A lot of my thinking is, unfortunately, cyclical. I hope that I’m not shooting myself in the foot by publishing this kind of blog post online, under my real name. But, would I really want to work for an institution that doesn’t want honesty or critical awareness from its employees? If a university wants someone working for them who’s never questioned academic politics, they’re going to end up with someone who’s naïve, dishonest, or perhaps both.

Another instance of cyclical thinking is that if I’m not feeling passionate about my research right now, I should put it down and come back to it when I’m feeling recharged. But, is walking away for a time going to reinforce feelings of not belonging, and cause me to feel more disconnected? I worry that the more time I spend disengaged from academia, the less I’ll want to return to it, and that’s a bundle of mixed emotions right there, even if I just spent this blog post series establishing that I don’t know if I want to be on the academic career track I’d started out on a decade-plus ago.

I’m no stranger to the cyclical “if they don’t want me, I’m not a good fit for them” line of thought. I’m an outspoken feminist who works on various gender and sexuality topics that some people find off-putting. There are probably some workplace cultures – both academic and not – where I wouldn’t be welcome, whether because I’m a woman, or because I work on these various gender and sexuality topics, or both. I try not to be too in-your-face in talking about sex and, of course, I keep this kind of discourse professional, but there are still places where that’s taboo. And I don’t want to have to hide such a huge facet of my identity or my interests just for the sake of fitting in.

So…that’s where I am. I’d like to thank everyone who’s helped me reach a point where I feel I can step back from a career path that hasn’t been working for me, despite the fact that it’s really scary to do so. My husband, my family, and my dance community have been especially awesome, not only for supporting me through this tough journey, but also giving me constant, joyful reminders that there’s more to life than having my nose stuck in a book.

Preparing A New Course VS. Impostor Syndrome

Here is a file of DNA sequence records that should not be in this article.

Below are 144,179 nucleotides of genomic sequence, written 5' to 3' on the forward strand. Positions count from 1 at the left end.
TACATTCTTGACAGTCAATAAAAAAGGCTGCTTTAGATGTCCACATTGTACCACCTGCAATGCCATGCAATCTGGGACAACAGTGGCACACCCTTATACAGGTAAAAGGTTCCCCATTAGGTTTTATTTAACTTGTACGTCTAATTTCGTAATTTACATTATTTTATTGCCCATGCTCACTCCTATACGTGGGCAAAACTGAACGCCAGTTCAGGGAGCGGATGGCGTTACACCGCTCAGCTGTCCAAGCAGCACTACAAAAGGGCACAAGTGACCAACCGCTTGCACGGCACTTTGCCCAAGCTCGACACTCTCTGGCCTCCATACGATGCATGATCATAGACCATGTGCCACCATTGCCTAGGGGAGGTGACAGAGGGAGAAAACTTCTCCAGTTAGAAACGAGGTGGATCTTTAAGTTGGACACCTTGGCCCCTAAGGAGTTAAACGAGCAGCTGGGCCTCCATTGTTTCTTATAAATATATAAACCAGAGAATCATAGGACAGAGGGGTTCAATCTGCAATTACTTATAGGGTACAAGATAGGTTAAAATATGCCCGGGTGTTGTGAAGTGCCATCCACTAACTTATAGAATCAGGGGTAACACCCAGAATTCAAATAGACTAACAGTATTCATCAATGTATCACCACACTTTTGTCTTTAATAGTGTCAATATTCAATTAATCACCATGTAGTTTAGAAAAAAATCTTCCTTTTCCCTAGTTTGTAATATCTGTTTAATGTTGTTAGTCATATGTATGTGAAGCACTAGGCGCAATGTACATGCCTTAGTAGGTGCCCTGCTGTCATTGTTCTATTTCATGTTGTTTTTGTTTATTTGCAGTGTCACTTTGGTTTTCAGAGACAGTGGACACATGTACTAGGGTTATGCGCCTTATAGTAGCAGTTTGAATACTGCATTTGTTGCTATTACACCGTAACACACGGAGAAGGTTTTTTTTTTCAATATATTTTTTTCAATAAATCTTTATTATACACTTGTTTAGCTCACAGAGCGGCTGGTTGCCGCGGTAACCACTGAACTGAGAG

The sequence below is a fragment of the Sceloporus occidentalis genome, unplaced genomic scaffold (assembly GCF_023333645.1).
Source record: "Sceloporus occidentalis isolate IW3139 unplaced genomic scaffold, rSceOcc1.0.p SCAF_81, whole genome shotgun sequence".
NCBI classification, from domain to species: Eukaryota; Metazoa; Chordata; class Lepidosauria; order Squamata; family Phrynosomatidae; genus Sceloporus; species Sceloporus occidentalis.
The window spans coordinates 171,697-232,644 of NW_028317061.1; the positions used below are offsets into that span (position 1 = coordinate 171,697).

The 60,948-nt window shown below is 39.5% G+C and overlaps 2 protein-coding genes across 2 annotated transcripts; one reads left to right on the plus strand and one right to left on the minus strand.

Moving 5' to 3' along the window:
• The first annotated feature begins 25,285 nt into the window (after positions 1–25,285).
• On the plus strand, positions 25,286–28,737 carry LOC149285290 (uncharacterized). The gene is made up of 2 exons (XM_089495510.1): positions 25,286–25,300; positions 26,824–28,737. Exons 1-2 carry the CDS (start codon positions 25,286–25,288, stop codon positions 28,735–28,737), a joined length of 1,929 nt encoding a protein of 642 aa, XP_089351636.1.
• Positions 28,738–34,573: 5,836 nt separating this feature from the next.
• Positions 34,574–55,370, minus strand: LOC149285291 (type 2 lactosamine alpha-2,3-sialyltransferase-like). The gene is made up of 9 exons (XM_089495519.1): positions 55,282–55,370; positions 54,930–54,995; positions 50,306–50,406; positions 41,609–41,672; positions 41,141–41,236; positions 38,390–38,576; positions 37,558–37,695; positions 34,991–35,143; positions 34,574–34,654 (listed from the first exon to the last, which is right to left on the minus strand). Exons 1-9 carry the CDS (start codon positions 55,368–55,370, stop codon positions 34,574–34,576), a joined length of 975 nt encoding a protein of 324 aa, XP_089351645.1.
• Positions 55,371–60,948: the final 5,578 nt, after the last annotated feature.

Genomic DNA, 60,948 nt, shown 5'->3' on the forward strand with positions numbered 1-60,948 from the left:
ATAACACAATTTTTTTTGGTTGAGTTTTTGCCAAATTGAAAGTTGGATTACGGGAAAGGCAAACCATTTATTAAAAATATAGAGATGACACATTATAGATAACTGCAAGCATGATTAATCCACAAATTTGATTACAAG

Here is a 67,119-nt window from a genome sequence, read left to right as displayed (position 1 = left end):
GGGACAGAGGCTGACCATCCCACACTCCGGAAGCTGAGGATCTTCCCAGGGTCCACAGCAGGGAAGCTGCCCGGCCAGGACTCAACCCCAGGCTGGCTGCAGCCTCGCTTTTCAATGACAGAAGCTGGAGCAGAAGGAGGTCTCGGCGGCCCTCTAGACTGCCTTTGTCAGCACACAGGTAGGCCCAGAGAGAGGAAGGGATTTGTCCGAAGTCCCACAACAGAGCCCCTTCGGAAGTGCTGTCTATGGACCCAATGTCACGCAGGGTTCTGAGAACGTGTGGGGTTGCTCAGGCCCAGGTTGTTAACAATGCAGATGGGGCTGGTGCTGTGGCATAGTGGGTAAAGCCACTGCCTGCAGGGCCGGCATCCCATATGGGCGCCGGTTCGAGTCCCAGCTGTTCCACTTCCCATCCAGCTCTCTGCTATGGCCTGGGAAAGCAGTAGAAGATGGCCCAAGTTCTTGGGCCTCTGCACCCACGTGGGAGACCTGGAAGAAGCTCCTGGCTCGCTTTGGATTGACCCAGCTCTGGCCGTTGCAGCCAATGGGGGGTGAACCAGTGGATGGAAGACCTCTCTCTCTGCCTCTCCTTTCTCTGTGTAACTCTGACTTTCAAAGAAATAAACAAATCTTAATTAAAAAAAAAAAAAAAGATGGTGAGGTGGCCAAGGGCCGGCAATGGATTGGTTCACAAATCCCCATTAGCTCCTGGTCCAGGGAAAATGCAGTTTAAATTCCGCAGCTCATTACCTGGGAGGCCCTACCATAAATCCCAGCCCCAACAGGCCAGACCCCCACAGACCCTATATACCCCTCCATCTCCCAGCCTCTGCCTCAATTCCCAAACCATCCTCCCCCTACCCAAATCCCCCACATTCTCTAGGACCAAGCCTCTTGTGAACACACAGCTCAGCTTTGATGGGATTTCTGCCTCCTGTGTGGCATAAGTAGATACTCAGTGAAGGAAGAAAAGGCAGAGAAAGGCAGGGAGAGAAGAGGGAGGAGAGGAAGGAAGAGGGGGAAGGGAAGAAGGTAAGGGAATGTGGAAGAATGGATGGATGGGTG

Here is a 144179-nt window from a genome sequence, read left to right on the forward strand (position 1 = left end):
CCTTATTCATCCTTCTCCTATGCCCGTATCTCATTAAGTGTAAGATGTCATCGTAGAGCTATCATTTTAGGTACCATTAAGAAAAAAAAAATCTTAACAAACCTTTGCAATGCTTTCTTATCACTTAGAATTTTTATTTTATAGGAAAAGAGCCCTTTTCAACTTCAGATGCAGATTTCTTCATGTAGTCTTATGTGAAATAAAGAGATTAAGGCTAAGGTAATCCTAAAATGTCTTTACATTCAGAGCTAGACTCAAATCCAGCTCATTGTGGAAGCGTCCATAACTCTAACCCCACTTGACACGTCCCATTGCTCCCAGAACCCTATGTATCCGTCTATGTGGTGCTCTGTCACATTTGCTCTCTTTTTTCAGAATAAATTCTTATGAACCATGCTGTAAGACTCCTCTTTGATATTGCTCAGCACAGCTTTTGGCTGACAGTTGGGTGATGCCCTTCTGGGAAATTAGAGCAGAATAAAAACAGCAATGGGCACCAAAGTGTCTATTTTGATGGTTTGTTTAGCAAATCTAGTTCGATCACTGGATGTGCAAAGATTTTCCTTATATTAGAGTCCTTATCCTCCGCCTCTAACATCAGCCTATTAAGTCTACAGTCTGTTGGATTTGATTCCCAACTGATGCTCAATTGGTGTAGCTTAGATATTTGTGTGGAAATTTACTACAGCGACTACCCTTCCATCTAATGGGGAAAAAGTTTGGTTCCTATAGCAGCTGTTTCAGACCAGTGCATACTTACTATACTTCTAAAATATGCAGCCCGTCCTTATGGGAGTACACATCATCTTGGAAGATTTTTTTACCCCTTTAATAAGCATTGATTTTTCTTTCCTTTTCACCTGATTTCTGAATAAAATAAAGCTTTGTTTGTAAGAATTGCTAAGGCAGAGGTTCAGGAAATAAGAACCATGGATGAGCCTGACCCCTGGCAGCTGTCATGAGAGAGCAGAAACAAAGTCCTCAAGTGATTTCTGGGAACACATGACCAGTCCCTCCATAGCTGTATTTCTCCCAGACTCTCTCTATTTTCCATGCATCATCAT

Ideally, developing a new course will entail excitement about all of the possible topics, readings, discussions, and assignments.  (I said “ideally,” ok?)  It usually does for me, but that little bit of uncertainty, which probably fuels others’ excitement, expands into all out impostor syndrome.  Unfortunately, that leads to a much longer and tortuous process, and sometimes continues to shape the course throughout the semester.  In this post, I hope to offer a few tips for others who may struggle with impostor syndrome, particularly while developing a new course.

The Impostor Professor

First, let me briefly give some personal background.  I taught two semesters, followed by a summer course at another university, during my third year of graduate school.  Thanks to a fellowship, I did not teach again until I started in my current position.  So, that is one year’s worth of teaching experience, followed by three years without teaching; in hindsight, being rusty and inexperienced, while adjusting to a new job and place was not ideal.  I did take two of the three courses that my graduate department offered toward a Preparing Future Faculty certificate.  I dropped the certificate because my plans for the final course’s project fell through, and I found no resistance to giving up all together.  But, I hear that those two courses are still more training that many scholars receive on teaching.  Still, I feel I was not adequately prepared to to hit the ground running in the classroom.